Even some of the musicians that are held in disdain (Andre Reiu comes to mind as one example) are making music popular including music that is decidedly classical.

We're no longer in the age where both orchestra and audience is dressed in formal attire. The barriers are falling and the prospects opening. "Black Violin" "Two Set" and many others are mingling all the genres of music and opening new audiences.

Invite a person to a concert, get their impressions, and listen to their responses. Become a bit like "Mr. Holland" and show people that the music they already like has classical roots. People like Bach, they just don't know its Bach."

"If it sounds good, it is good!"

December 21, 2022, 1:23 PM · Mary Ellen's comments about the physical and tactile aspects of the violin and their appeal to children remind me of the many stories of Helen Keller enjoying a symphony performance by touching a radio speaker, or a private recital by Heifetz, wherein she touched his violin while he played.

December 21, 2022, 2:03 PM · Thank you all for your interesting responses. Yes, there is something I've found about simply pointing out the beat. A lot of people who don't care for classical music but who love the beat of pop music just don't listen for rhythm when they hear classical pieces. They don't even think it's there.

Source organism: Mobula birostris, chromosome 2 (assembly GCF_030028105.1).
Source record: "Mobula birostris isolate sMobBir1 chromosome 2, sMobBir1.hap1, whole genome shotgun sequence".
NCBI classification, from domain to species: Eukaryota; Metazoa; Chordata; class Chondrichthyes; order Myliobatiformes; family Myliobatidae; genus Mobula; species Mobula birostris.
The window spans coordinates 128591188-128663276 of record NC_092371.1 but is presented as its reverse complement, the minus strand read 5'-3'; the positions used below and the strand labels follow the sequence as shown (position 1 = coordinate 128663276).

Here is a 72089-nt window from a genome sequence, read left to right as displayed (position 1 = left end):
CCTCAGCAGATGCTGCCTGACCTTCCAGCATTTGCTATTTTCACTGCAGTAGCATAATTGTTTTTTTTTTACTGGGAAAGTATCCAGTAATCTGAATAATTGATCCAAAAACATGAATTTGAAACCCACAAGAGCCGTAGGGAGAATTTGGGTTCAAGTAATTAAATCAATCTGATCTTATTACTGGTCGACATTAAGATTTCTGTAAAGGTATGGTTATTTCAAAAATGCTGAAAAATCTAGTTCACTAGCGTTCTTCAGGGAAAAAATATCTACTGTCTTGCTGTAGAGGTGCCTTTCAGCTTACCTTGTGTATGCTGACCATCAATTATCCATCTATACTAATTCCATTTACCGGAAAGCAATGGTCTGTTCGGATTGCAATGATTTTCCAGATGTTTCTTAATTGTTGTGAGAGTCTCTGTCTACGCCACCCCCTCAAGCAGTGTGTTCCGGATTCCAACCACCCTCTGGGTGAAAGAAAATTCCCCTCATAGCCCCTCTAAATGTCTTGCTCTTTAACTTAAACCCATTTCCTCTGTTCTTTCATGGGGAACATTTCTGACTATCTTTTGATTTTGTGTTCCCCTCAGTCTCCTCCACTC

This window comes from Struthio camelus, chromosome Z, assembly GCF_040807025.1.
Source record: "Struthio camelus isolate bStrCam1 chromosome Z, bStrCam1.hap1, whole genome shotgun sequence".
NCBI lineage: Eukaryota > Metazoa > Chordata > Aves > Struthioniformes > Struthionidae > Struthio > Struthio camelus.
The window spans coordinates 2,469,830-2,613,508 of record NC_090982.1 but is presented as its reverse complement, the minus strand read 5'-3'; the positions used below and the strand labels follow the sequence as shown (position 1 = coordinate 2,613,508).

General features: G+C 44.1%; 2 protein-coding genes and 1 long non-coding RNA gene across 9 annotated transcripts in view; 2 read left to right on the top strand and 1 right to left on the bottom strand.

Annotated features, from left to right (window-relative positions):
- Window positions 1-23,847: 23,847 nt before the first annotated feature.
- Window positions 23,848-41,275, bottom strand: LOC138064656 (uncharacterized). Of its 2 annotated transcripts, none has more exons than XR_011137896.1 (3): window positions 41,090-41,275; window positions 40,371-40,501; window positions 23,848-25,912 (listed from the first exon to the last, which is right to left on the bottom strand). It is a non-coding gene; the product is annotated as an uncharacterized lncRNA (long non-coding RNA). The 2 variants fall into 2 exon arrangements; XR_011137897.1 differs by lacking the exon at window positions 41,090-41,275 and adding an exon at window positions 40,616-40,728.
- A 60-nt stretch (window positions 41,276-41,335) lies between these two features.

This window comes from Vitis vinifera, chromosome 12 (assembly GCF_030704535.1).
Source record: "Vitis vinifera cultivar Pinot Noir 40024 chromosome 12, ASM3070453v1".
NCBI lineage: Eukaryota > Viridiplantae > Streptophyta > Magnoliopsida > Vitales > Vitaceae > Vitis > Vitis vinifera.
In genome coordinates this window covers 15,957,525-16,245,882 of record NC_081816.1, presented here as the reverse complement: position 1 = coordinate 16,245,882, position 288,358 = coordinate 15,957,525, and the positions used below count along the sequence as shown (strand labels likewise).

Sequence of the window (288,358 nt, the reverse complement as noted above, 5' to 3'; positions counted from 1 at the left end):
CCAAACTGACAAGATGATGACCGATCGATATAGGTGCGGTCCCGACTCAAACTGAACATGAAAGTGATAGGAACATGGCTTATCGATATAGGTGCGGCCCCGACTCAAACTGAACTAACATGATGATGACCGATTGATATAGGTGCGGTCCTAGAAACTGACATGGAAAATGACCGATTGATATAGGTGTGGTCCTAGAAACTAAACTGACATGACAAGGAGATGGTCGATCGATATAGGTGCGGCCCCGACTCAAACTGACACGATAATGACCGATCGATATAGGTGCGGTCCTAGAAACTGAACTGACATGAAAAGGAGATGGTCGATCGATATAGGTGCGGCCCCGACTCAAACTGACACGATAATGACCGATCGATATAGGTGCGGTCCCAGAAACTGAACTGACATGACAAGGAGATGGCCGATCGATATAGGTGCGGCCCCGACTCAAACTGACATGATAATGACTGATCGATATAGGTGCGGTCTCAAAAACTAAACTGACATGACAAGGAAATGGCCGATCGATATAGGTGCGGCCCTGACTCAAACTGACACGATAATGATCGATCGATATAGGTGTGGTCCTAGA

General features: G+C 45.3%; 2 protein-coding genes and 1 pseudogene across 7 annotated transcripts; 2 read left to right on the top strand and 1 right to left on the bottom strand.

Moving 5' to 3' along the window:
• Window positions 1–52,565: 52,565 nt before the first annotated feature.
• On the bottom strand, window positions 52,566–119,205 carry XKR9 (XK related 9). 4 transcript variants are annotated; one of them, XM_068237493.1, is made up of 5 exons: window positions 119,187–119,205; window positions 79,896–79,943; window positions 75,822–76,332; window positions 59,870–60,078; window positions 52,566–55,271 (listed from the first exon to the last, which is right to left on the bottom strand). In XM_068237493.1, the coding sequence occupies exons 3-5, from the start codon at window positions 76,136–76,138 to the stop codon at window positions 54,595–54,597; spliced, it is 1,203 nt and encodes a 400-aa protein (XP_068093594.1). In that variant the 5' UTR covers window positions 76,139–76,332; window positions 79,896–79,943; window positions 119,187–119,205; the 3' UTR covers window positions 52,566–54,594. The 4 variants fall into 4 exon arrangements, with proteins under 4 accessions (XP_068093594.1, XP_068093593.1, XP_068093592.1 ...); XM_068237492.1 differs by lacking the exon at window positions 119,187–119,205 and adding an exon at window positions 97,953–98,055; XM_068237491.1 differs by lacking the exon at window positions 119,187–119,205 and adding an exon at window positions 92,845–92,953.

Sometimes when their attention is called just to the beat or the the syncopated rhythms, then in paying attention to the rhythmic aspect they automatically really listen to the melodies and so forth and then it dawns on them that there is something here worth listening to. I've found that more often than not.

It's not necessarily telling them what to feel, but indirectly calling their attention to something they ordinarily wouldn't pay attention to. And then it's the music or the performance that pulls in their attention.

December 21, 2022, 2:32 PM · We're all just resonating cavities
December 21, 2022, 2:57 PM · Well, I don't know about resonating cavities.

But we each have an enormously complex brain with individualized experiences, strengths, needs, functions, etc. And one highly significant aspect of that brain is its ability to focus its attention. And I believe that sometimes if we can suggest something that someone can focus their attention on, their own inner mental and psychological processes take over and find things about it to understand and appreciate and utilize.

After all, isn't one of things a teacher does is to find ways to help the student focus his or her attention so that the student's motivation to learn and master and appreciate the subject is stimulated?

December 21, 2022, 3:19 PM · Sometimes a teacher can find a way of resonating their chest and vocal chords such that the student will resonate in sympathy, allowing the student to resonate the violin cavity in a way that then resonates the cavity of the performance space so that the audience members' inner ears resonate in a way that produces a resonance in the brain that understands itself to be pleasure.

Vibes all the way down.

December 21, 2022, 8:41 PM · If my daughter's teacher was doing that, we'd be looking for a new teacher.
December 21, 2022, 8:48 PM · Of course, Paul, take your teacher to a luthier if they have wolf tones